The Old Boy


Grandfather was of a slipped generation
with his Bakelite-twirled-to radio stations –
tuned to his low-hums with orchestras
and his wound-up clock – that western sutra –
its regular pendulum his hands-free baton
conducting his lonely tea-mornings taken –
until he rolled his guard-rattling Raleigh
out of the garage – always wordlessly –

for his brief progress to priest-led prayers
down to the hymns and those-who-care
His trouser leg rolled – clipped – chain-safe –
he pedalled away to kneel at God’s place –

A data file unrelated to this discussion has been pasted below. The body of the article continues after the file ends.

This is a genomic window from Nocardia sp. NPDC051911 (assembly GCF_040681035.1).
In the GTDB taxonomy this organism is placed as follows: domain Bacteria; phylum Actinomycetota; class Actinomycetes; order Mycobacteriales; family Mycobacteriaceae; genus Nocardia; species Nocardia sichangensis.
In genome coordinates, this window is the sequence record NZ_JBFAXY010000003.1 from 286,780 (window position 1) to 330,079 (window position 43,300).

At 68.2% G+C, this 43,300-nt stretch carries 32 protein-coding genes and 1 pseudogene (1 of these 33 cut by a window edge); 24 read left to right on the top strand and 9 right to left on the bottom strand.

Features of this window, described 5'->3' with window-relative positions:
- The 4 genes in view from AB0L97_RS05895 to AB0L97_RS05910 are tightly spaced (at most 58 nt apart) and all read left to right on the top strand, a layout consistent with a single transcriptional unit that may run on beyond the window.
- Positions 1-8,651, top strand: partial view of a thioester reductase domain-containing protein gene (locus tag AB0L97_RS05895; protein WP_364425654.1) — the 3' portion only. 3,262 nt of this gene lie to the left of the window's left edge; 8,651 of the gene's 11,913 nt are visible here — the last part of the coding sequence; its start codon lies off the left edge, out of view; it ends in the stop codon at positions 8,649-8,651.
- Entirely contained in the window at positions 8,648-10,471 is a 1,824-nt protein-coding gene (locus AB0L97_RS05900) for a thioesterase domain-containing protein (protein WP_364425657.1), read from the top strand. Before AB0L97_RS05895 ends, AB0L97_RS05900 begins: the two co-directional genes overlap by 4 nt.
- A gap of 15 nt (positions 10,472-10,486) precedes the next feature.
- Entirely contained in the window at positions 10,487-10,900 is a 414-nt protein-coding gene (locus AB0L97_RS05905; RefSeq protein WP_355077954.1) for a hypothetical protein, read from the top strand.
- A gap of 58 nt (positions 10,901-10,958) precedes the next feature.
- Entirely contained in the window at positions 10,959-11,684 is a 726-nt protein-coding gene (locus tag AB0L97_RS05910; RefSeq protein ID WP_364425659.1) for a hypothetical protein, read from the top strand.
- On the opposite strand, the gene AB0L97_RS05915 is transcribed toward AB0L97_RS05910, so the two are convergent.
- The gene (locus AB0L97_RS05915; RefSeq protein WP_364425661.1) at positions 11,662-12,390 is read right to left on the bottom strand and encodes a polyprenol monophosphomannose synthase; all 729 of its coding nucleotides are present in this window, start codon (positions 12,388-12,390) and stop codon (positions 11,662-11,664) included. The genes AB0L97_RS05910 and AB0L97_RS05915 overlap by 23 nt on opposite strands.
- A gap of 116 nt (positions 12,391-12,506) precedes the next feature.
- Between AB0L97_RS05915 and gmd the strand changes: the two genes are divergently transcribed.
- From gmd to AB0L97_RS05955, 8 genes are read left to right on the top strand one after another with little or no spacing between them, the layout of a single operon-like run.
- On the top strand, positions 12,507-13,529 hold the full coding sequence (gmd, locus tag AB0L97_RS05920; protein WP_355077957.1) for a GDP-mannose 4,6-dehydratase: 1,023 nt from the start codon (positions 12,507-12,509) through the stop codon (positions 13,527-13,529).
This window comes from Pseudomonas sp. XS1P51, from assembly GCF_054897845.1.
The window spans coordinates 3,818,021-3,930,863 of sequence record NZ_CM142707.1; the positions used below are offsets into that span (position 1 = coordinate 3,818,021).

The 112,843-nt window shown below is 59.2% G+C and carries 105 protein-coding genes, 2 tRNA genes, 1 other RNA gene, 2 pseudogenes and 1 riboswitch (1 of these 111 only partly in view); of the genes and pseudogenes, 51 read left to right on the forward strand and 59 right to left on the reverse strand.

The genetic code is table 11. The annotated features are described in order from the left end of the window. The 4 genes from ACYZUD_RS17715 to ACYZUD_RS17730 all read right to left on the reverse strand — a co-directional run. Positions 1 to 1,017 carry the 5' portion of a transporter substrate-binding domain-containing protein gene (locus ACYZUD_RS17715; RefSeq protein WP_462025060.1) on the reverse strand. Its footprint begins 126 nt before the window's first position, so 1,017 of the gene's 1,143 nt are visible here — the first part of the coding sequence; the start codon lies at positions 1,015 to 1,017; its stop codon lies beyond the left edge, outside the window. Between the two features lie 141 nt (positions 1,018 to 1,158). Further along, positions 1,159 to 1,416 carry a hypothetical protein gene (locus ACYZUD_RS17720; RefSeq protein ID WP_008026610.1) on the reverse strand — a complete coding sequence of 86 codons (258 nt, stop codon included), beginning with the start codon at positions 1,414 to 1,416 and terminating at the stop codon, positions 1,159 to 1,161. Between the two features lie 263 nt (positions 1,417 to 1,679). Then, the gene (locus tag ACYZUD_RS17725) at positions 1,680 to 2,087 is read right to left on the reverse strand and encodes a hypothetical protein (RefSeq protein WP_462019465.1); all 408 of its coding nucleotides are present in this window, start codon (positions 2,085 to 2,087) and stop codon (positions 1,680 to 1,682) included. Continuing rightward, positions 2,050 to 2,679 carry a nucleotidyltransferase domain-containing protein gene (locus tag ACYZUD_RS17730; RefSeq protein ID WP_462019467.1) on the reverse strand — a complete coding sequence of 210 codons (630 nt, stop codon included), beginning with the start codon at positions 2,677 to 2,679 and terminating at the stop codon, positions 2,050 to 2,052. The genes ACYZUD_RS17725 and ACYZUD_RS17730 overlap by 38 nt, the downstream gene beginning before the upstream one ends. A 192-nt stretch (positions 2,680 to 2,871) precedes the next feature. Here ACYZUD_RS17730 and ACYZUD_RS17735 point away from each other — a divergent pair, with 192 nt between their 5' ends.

I re-delivered his Guardian newspaper
to his emptied room – our in-house neighbour –
In such regular times I’d take a sneak –
a look inside The Old Boy’s suite –

His life with us was lived behind two doors –
the only bedroom with parquet-floors –
in that other place – not fully his own –
in his free chapel – there prayers alone –
beside his shelves of impossible books –
Schweitzer tallest amongst the hardbacks –
Some with his dead wife’s dated name –
but no further indications of her ever being –

That forensic examination of his living space –
with my untrained eye – I made mistakes –
I never read well his folds or light marks
which re-leafed books do often impart –
I now decipher those responses I get –
I am near his last age – and he gains my respect

041118

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